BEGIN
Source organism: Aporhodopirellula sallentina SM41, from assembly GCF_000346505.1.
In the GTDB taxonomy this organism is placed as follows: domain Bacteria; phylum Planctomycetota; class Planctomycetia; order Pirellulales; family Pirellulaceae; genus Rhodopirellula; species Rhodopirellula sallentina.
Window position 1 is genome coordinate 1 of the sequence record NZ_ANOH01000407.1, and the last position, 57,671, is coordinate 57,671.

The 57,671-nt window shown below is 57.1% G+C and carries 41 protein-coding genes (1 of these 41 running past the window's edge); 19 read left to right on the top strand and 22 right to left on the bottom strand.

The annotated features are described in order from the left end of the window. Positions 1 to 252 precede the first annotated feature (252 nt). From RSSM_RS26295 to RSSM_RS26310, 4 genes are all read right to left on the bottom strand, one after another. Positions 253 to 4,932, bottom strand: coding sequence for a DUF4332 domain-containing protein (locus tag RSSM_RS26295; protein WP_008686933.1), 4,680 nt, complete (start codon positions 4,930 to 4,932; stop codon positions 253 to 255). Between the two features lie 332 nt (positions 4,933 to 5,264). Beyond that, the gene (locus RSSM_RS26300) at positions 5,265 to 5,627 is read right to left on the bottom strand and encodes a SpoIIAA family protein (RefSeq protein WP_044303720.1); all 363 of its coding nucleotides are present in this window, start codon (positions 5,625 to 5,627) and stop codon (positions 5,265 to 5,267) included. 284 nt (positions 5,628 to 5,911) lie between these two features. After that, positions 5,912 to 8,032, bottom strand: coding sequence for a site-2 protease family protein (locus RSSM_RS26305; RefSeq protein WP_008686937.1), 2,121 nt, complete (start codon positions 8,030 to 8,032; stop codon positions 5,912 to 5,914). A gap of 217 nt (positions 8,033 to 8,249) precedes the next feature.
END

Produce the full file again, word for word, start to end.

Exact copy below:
Source organism: Aporhodopirellula sallentina SM41, from assembly GCF_000346505.1.
In the GTDB taxonomy this organism is placed as follows: domain Bacteria; phylum Planctomycetota; class Planctomycetia; order Pirellulales; family Pirellulaceae; genus Rhodopirellula; species Rhodopirellula sallentina.
Window position 1 is genome coordinate 1 of the sequence record NZ_ANOH01000407.1, and the last position, 57,671, is coordinate 57,671.

The 57,671-nt window shown below is 57.1% G+C and carries 41 protein-coding genes (1 of these 41 running past the window's edge); 19 read left to right on the top strand and 22 right to left on the bottom strand.

The annotated features are described in order from the left end of the window. Positions 1 to 252 precede the first annotated feature (252 nt). From RSSM_RS26295 to RSSM_RS26310, 4 genes are all read right to left on the bottom strand, one after another. Positions 253 to 4,932, bottom strand: coding sequence for a DUF4332 domain-containing protein (locus tag RSSM_RS26295; protein WP_008686933.1), 4,680 nt, complete (start codon positions 4,930 to 4,932; stop codon positions 253 to 255). Between the two features lie 332 nt (positions 4,933 to 5,264). Beyond that, the gene (locus RSSM_RS26300) at positions 5,265 to 5,627 is read right to left on the bottom strand and encodes a SpoIIAA family protein (RefSeq protein WP_044303720.1); all 363 of its coding nucleotides are present in this window, start codon (positions 5,625 to 5,627) and stop codon (positions 5,265 to 5,267) included. 284 nt (positions 5,628 to 5,911) lie between these two features. After that, positions 5,912 to 8,032, bottom strand: coding sequence for a site-2 protease family protein (locus RSSM_RS26305; RefSeq protein WP_008686937.1), 2,121 nt, complete (start codon positions 8,030 to 8,032; stop codon positions 5,912 to 5,914). A gap of 217 nt (positions 8,033 to 8,249) precedes the next feature.